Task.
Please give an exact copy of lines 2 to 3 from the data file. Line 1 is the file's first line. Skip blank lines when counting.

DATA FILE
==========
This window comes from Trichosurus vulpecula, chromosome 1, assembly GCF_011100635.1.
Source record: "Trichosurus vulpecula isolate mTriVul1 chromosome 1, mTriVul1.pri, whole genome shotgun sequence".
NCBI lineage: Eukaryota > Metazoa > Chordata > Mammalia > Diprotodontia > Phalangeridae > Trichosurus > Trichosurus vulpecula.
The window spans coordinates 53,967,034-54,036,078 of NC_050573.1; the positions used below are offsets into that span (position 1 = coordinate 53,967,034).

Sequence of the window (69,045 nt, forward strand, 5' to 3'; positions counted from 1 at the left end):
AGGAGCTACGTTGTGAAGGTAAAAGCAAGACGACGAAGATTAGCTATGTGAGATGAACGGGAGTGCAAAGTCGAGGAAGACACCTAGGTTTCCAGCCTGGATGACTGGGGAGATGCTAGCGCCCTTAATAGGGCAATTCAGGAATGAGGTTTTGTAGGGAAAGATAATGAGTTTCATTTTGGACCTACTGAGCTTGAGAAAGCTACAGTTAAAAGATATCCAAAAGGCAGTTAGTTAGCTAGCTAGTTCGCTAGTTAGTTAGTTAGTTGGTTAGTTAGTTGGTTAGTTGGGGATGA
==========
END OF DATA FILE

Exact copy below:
Source record: "Trichosurus vulpecula isolate mTriVul1 chromosome 1, mTriVul1.pri, whole genome shotgun sequence".
NCBI lineage: Eukaryota > Metazoa > Chordata > Mammalia > Diprotodontia > Phalangeridae > Trichosurus > Trichosurus vulpecula.